It has been predicted that access to water will create conflict between countries. In Africa, central Asia, west Asia and the Americas, some countries are already arguing fiercely over access to rivers and inland seas, and confrontations could arise as water shortages grow (Gleick, 2000). Countries currently or potentially involved in international disputes over access to river water and aquifers include:
- Turkey, Syria and Iraq (the Tigris and Euphrates rivers);
- Israel, Jordan, Syria and Palestine (the Jordan River and the aquifers of the Golan Heights);
- India and Pakistan (the Punjab rivers);
- India and Bangladesh (the Ganges and Brahmaputra rivers);
- China, Indochina and Thailand (the Mekong River);
- Tajikistan, Kyrghyzstan and Uzbekistan (the Oxus and Jaxartes rivers);
- Ethiopia, Sudan and East African riparian countries, including Kenya, Tanzania, Rwanda, Burundi, Uganda and Egypt (the Nile River) (Gleick, 2000; Villers, 1999).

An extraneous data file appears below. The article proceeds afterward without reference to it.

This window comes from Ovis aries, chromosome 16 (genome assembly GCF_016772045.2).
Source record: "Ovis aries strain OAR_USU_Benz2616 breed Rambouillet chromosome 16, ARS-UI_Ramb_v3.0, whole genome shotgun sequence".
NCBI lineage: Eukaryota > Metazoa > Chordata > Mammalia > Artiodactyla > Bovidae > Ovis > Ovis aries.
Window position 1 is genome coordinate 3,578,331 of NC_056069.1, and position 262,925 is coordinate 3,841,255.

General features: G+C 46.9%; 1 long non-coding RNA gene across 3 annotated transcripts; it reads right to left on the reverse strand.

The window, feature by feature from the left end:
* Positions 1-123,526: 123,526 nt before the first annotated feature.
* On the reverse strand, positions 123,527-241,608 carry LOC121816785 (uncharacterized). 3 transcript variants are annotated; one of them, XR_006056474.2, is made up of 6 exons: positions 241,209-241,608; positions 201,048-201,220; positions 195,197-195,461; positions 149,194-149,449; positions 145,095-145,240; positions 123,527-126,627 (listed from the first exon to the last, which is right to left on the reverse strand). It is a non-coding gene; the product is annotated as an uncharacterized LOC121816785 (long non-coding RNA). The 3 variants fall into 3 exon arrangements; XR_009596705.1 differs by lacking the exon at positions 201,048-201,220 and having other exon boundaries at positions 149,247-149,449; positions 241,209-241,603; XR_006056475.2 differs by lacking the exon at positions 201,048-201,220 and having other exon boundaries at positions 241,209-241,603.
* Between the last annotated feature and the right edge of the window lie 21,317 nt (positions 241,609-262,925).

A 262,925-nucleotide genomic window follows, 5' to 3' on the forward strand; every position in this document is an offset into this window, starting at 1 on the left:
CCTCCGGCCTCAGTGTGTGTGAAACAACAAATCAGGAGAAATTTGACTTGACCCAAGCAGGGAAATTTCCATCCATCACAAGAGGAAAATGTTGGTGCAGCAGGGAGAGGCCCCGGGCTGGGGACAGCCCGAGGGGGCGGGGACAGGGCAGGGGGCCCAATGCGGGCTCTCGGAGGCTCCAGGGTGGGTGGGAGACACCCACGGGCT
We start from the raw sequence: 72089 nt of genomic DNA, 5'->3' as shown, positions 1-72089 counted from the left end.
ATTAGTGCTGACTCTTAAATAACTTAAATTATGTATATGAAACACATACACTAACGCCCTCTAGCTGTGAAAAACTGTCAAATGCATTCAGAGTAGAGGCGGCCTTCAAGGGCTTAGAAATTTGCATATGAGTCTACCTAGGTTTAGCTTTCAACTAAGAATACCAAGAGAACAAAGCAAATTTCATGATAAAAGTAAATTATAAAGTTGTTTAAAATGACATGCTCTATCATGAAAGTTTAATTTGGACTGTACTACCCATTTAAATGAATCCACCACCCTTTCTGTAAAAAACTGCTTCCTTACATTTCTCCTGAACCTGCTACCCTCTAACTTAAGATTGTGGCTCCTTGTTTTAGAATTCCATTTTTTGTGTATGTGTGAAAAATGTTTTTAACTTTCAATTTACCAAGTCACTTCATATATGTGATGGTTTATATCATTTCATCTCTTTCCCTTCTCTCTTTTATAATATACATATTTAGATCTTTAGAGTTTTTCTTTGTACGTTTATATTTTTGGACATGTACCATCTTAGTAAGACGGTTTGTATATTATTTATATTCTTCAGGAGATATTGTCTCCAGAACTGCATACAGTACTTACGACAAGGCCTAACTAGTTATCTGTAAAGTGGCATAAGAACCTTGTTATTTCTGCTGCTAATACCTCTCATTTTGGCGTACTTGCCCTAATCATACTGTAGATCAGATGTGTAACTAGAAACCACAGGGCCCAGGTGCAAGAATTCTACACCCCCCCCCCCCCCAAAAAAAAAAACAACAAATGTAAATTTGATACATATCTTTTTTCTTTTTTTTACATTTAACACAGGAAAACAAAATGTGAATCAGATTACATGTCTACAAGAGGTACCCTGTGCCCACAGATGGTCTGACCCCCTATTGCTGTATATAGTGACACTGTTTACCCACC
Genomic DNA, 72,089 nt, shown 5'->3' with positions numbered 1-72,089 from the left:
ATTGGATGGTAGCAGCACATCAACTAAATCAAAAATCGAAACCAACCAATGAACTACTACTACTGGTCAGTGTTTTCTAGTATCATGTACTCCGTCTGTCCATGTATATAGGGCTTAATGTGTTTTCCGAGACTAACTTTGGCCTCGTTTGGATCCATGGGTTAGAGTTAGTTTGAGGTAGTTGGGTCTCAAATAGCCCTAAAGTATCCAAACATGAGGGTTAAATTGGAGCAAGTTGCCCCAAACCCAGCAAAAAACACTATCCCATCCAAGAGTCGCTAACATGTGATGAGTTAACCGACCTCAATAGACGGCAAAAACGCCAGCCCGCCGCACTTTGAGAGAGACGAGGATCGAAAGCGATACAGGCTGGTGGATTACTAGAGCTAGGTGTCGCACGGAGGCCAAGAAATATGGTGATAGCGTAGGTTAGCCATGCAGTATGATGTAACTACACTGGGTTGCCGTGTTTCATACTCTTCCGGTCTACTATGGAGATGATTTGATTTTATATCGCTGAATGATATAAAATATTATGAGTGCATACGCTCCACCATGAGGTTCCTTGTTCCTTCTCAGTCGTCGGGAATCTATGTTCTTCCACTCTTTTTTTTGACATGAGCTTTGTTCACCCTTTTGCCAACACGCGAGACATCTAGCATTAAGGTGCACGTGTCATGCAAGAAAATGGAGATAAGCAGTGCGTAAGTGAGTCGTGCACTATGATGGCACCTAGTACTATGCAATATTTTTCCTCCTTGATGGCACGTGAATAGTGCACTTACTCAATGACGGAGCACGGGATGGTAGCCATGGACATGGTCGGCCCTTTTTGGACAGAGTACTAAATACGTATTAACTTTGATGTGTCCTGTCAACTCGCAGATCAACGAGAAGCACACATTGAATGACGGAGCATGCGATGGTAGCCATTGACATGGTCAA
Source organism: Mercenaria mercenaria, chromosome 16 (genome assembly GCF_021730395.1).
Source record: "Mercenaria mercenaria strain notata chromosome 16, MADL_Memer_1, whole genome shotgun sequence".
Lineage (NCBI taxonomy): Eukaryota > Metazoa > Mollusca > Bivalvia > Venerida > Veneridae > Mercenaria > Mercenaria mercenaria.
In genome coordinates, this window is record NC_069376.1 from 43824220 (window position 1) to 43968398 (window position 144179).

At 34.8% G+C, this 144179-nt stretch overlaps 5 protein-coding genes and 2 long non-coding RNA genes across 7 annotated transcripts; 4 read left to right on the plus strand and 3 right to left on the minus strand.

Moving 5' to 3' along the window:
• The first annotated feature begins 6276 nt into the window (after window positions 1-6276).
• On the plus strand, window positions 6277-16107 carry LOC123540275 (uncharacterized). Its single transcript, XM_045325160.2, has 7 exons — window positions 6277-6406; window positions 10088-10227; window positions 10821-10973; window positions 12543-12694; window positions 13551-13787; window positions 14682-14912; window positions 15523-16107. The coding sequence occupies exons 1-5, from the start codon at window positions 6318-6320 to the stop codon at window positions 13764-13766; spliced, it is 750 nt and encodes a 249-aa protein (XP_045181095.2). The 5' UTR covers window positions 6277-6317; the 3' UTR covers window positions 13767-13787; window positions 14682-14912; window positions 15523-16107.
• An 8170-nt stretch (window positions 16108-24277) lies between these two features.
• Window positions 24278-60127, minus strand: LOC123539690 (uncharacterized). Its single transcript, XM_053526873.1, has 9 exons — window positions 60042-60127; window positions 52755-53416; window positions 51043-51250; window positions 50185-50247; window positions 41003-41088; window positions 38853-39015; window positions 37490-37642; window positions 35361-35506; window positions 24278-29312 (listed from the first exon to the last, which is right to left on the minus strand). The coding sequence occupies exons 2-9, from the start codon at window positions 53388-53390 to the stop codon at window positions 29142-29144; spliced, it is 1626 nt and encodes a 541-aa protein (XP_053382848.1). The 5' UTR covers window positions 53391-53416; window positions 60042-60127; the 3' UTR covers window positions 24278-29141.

Freshwater ecosystem alterations have been carried out through much of modern history, with the intensity of modifications increasing in the early to mid-1900s. Common waterway modifications, such as the construction of dams and irrigation channels, inter-basin connections and water transfers, can impact on the hydrology of freshwater systems, disconnect rivers from floodplains and wetlands, and decrease water velocity in riverine systems. This, in turn, can affect the seasonal flow and sediment transport of rivers downstream, impacting on fish migrations and changing the composition of riparian ecosystems. Exotic species often thrive at the expense of indigenous ones, leading to an unquantifiable loss in freshwater biodiversity and inland fishery resources (Revenga et al., 2000).